After the elation of welcoming your new little bub and bringing them home for the first time, it’s quite common for women to feel more than a little anxious. Uncertainty about doing everything the right way in tandem with fatigue, if not sheer exhaustion, after a few days of broken sleep, can leave mums feeling not quite right. If it’s happening to you, you’re in the majority. No one knows for sure how many women experience the baby blues, but it’s fair to say that it is a very common occurrence.

The baby blues generally happen within the first week of giving birth at a time when your body “and emotions” have been put through the wringer. Hormone changes are thought to be a primary cause. You’ve given birth, started breastfeeding, and suddenly realised you are a parent. All this while attending to your baby’s every need and doing so on very little sleep.

When you think about it, it’s surprising not everyone feels a little blue. You may feel weepy, tense and unsettled but most people find these feelings disperse as easily as they appeared within a few days. While you are experiencing the blues however, don’t be afraid to cry and to seek help from your partner, your family, and the nurses if you are still in hospital. A little support and reassurance can go a long way.

If you find your blues last for more than a couple of weeks, or you are starting to feel depressed, than you may be experiencing something much more serious. Post-natal depression is also very common. It is an illness so if you suspect you may be suffering from post-natal depression, it’s vital that you see your doctor as soon as possible. Symptoms may vary from woman to woman, but in general can include any or all the following: feelings of hopelessness, guilt, exhaustion and anxiety. You are likely to feel like crying often and to feel very alone.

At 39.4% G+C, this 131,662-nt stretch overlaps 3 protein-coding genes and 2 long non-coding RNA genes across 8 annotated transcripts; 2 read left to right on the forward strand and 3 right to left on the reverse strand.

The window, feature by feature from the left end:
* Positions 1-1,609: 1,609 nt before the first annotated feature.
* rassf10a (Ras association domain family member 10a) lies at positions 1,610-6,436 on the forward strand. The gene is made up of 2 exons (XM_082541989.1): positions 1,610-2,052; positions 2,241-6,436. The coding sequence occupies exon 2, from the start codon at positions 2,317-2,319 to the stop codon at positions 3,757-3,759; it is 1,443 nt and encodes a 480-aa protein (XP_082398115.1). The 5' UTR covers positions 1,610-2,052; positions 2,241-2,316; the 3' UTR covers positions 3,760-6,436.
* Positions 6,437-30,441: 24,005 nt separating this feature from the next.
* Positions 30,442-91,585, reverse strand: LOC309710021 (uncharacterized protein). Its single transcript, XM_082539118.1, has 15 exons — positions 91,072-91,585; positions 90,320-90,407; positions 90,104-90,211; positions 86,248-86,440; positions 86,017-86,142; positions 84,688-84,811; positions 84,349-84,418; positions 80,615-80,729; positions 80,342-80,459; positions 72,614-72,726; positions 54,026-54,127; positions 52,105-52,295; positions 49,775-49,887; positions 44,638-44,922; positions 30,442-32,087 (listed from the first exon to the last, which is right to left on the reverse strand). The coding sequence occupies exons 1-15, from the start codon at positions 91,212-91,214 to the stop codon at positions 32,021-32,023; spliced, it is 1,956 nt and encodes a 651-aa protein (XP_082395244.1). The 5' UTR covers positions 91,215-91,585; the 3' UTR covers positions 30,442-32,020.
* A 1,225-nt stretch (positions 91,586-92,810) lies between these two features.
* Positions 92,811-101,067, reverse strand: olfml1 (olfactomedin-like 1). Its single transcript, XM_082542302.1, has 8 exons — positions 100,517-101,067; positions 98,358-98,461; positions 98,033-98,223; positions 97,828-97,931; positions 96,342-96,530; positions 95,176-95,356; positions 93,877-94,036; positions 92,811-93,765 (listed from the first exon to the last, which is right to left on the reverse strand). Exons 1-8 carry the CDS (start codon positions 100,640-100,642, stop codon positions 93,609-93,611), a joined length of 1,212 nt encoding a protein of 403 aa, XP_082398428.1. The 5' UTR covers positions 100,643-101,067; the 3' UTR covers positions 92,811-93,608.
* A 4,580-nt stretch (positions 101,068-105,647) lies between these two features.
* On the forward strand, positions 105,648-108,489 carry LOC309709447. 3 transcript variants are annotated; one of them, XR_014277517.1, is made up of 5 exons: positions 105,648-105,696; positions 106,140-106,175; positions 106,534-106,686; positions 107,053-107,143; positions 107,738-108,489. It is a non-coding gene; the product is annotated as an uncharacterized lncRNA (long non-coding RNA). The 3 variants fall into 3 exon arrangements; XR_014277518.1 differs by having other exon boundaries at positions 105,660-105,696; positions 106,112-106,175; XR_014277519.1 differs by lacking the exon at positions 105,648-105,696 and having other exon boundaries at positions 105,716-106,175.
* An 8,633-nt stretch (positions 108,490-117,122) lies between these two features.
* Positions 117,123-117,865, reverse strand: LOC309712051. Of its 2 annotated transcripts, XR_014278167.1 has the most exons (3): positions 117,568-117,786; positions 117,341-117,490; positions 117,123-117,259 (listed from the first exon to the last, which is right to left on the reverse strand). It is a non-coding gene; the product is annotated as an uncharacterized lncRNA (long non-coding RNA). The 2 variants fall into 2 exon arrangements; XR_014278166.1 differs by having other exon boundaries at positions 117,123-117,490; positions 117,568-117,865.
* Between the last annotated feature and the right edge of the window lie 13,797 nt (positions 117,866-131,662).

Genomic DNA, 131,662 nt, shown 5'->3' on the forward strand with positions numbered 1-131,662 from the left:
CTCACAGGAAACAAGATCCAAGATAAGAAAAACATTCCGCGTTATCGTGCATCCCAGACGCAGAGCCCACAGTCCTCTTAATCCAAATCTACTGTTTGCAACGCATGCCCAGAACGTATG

The important thing to remember is that post-natal depression is treatable. For some women, seeing a councillor, psychologist or psychiatrist will assist in beating post-natal depression. For more severe cases, anti-depressants may be prescribed. These are often effective but may not work in all cases and their can be side-effects. There is also the chance that tiny amounts may pass into the breast milk if breastfeeding. Whichever path you choose, it’s important to seek professional diagnosis and treatment early.

Both the baby blues and post-natal depression are beatable. In both cases, rest is important. Try and sleep while your baby sleeps, and accept help from trusted family members and friends where offered. This will help you get back to your old self and be ready and more confident to be the best mum you can be.

*While the greatest effort has been invested to ensure the validity of this information, the advice therein is set as a ‘general’ guide only, and your individual needs may require a different method to the one shown. Little Innoscents would like to encourage you to see your regular healthcare professional, should you be concerned for you or your baby’s wellbeing.

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